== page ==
I had a chance to visit the exhibition again with Wicks after I read his wonderfully insightful essay on Beauford Delaney and James Baldwin that was written as part of an earlier, multifaceted project called Through the Unusual Door. He extended an invitation after I reached out in appreciation (just another example of how Knoxville is filled with friendly people). There’s no doubt I’ll be back many more times.
When you first walk into the room you’ll probably be drawn to the largest canvas, Macy’s Parade, an energetic depiction of the annual NYC Thanksgiving event by Joseph. There is so much fun happening in this scene that I wanted to jump in, buy a pretzel from a street vendor, and find a view to catch the upcoming floats. From there your eyes might flow to Joseph’s other New York painting, Marble Collegiate Church, which presents some of the best cloud-light combos you might ever see. When you catch your breath, you’ll realize there is something going on in this room that is singular and special: it is a room overflowing with love and generosity of spirit. The brothers had different styles, but it all works so well together. As Wicks explained in a follow-up email:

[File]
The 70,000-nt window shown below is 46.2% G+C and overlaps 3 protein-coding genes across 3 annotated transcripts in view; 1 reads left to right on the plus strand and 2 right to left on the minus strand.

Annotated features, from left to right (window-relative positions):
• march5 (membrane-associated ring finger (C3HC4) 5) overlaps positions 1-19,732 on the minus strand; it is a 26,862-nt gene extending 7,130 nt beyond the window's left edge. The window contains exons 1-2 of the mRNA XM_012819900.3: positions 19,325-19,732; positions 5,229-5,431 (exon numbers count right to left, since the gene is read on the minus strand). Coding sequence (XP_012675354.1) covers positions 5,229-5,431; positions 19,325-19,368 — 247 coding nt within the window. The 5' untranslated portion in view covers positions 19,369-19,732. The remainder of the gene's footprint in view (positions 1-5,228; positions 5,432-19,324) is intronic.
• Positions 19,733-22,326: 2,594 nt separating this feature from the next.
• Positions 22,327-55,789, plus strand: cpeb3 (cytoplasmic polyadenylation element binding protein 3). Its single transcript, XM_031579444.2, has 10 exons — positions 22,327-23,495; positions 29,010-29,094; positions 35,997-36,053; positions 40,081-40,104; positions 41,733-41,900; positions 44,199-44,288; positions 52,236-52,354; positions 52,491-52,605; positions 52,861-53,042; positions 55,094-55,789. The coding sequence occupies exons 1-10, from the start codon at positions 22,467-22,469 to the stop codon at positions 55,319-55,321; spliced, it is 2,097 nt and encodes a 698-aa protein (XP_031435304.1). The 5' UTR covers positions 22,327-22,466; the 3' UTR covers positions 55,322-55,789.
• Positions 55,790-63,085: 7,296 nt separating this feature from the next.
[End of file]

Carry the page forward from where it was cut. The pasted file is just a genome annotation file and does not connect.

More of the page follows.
Although they spent most of their lives and careers outside East Tennessee, Knoxville-born Delaney brothers Beauford (1901–1979) and Joseph (1904–1991) represent two of the region’s most noteworthy and accomplished painters. They followed divergent paths personally and artistically: both overcame poverty, racism and other hurdles, going on to enjoy long and productive careers and, in Beauford’s case, achieve international renown. Beauford is generally remembered as an enigmatic, cosmopolitan painter of vibrantly expressive scenes, and Joseph as a free-spirited figurative artist who specialized in depictions of bustling urban gatherings and portraits of women. The two traveled in separate circles, following different aesthetic routes throughout their lives yet remained connected to each other and to Knoxville.